Watoto Wote Wazuri

Gratitude revisited and passion discovered….a reflection

Posted in AIDS Orphans, Gratitude by Lynn Ouellette on 12/15/2009

I haven’t posted for awhile since a bout with some rib pain threw me entirely off course and into a state of true fear about a cancer recurrence. Everything is fine and I only bring that up here because it caused me to reflect on many things including this trip. I realize now that in the midst of all of that worry and more—that this trip still stayed near the forefront of my mind. That in my fear as I worried about many things including  the possibility of needing a course of radiation therapy (which I don’t , since I’m fine) that I was counting down how I could potentially finish that in time to still go to Kenya. And now that I’m breathing an indescribably huge sigh of relief and once again trying to get back on track, I have a truly renewed vigor for my perspective of gratitude which I feel every day.  This has also made me realize how important this trip has become to me—the real reason for this reflection.  I guess adversity, like my recent scare, does teach us, remind us of important things, and give us cause to reflect.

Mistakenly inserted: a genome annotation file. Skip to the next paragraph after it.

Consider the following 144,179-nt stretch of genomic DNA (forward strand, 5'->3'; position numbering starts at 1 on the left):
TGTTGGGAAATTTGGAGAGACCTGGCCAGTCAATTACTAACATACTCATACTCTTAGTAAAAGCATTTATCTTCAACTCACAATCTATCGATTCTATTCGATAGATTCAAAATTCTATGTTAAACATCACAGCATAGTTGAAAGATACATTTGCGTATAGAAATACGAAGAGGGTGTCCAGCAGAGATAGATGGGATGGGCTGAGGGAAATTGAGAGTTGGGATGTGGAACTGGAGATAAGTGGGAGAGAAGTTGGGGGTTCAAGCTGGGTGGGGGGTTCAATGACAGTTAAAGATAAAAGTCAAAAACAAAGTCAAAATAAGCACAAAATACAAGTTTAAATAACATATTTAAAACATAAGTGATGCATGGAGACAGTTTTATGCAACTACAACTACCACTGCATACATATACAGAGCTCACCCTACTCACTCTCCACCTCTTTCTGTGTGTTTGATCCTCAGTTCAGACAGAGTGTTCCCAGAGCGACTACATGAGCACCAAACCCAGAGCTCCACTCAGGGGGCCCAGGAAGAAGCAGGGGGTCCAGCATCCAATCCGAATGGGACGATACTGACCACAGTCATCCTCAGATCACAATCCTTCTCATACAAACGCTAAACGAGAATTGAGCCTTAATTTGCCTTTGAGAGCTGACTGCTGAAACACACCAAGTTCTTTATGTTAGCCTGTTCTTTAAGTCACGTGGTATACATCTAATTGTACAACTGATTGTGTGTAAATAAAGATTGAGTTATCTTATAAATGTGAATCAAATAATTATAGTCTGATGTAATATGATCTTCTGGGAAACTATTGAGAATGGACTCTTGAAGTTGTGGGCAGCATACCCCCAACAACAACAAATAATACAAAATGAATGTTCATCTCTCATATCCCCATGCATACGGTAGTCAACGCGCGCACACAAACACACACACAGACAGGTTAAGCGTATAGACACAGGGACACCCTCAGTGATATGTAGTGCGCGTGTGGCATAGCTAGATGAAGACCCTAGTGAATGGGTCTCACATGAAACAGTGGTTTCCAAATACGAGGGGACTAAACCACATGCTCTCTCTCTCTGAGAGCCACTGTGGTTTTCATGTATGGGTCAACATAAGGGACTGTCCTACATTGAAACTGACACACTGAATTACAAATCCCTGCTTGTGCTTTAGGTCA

When I first started considering this trip I had a desire to do something for AIDS orphans, which I had had for many years, and I had always dreamed of visiting Africa. At first I thought that, despite this desire, the demands of the work I do at home might keep me from having enough time and energy to go and really devote myself in the way that I thought this trip deserved. Then I began to learn more about AIDS Orphans, I met with Lloydie Zaiser and experienced her infectious enthusiasm for the work at Nyumbani and viewed a powerful video about the experience of AIDS orphans that moved me to tears…. and I was on my way. Since then my awareness of the unimaginable breadth of this problem has grown and my heart has been weighted by the problem at the same time that I have been inspired by people who have devoted their whole lives to this cause. I have had to tell myself that even though the problem is so enormous and that doing anything that I could do seems inconsequential, that just doing something is a start,  so as not to be overwhelmed by it. I have also learned more about AIDS, about the politics of prevention and obtaining the best drugs, about African culture,  learned a little Swahili and looked at countless moving  pictures and read countless stories of children who have been orphaned by AIDS or have HIV/AIDS. Many of the stories are tragic, sad, heroic, triumphant…. All of this has connected me to this country where I’ve never been, to children I have never met, to a culture I have never experienced and a desire has grown into a passion.  So for the brief time when I thought that the reality of this trip might be threatened, I realized that I was going to go unless it was impossible, that I had made a commitment and was going, period. So I am reflecting on this now realizing  that the process of  learning  more has truly bred caring more deeply and the secondary goal of  wanting to tell others more about the AIDS epidemic and the plight of AIDS orphans has become much more of a determination. It’s a reminder that what you invest in and spend time getting to know better becomes what you care more about.  And in this process, Africa no longer seems like some distant faraway place and the largeness of the world has somehow definitely become a little smaller for me.